Australians are advised to exercise caution over the coming months as the possibility of scams is on the rise as the financial year comes to a conclusion.
In the upcoming months, Australians face a greater chance of becoming the next victim of cyber intruders as they attempt to steal money from victims via end-of-financial-year or tax-related frauds.
Based on a recent study from Commonwealth Bank (CBA), one in four Australians (24%) has fallen victim to fraud involving EOFY or tax issues.
Fraudsters don’t always keep waiting until June 30, when individuals start filing taxes in order to discover their targets, according to the bank’s fraud experts.
Only 5% of respondents reported being victims of EOFY or tax-related scams during tax season, indicating that individuals are being targeted in advance with phony advertisements and schemes intended to defraud them of their money.
Users are cautioned against refund scams by the Australian Competition and Consumer Commission’s Scamwatch organization. In these schemes, cybercriminals persuade victims that they are due a refund from the Australian Taxation Office (ATO), frequently as a result of overpayment or left unclaimed taxes.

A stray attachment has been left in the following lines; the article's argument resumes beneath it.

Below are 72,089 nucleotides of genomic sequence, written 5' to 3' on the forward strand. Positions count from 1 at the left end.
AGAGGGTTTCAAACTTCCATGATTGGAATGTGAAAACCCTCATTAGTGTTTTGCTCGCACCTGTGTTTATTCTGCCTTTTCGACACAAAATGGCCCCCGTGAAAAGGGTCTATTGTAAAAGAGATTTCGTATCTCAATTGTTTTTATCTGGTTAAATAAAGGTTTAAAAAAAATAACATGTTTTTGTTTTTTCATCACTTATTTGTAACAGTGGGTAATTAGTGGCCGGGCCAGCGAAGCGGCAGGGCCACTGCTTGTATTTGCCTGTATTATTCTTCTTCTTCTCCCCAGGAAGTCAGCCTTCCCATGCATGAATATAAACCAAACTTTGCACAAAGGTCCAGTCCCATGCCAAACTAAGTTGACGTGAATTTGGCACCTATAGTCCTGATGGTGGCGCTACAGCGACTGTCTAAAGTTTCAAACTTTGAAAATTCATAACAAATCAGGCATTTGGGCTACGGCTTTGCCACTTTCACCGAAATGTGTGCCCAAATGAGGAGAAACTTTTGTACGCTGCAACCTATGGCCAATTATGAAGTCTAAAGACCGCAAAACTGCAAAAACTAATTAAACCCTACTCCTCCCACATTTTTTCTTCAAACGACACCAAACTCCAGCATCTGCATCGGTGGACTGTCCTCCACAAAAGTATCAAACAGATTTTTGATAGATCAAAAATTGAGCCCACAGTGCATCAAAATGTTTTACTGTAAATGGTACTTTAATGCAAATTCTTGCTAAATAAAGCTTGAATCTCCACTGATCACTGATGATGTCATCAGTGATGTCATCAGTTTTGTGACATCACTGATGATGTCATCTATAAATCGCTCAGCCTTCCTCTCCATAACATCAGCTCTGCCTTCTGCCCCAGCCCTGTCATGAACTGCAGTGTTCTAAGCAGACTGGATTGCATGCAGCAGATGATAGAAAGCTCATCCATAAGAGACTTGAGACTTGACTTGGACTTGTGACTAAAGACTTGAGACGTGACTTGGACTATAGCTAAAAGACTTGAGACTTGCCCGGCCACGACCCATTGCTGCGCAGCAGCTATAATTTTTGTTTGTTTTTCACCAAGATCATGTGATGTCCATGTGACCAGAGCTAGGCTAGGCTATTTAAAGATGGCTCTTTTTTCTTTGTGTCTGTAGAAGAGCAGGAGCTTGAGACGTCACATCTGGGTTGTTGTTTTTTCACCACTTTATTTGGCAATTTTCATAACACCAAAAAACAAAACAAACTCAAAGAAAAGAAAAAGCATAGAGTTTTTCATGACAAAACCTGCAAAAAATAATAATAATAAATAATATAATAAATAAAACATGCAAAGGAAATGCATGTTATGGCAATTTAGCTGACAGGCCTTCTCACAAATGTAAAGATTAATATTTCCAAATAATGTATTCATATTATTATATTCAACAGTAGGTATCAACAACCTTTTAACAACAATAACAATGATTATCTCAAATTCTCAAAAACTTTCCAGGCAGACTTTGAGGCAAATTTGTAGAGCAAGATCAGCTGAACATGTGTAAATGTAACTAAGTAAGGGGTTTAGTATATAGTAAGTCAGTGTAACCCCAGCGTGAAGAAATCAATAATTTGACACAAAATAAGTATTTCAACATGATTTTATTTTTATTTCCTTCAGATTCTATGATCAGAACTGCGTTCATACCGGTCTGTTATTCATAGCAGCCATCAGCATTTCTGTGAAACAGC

These con artists demand a minimal upfront payment from their victims to cover “administration fees” before allowing them the ability to access the money that is “owed” to them.
The scam will frequently cause individuals to lose more money than they think they have been due by the organization. This form of deception is more lucrative for cybercriminals than it has ever been, with Australians having lost $1,488,331 as a result of 563 scam instances in March 2023.
Throughout the 2022 tax season, the ATO issued alerts against a variety of text messages and email frauds. URLs to bogus websites that imitate the ATO website are frequently included in these fraudulent activities, and the victims’ login information is frequently stolen for the purpose of fraudulently obtaining their money.
An ATO representative stated, “The genuine ATO won’t ever send anyone an SMS with a web address for logging in to our online services.”
We also won’t ever request the data of your credit card.
As stated by Sally Tindall, research director at Ratecity.com.au, “There are no restrictions on who fraudsters can pose as. Cyber Intruders always advance in order to go one step before their next victim, not behind!”
“When it pertains to fraud, individuals must always be on guard. Scammers devote a lot of time considering their next move and potential victims,” she further stated.
Due to the fact that many merchants will be providing customers with deals and discounts before tax season, Australians must also be alert to other frauds of this nature.
25% of Australians have been victims of online shopping scams, and CBA has issued a warning to consumers to make sure that the vendor they are buying from is actually who they claim to be.
Before making a purchase, clients are advised by the bank to research businesses online, read reviews and comments, and be aware of outrageously low prices and few transaction alternatives.
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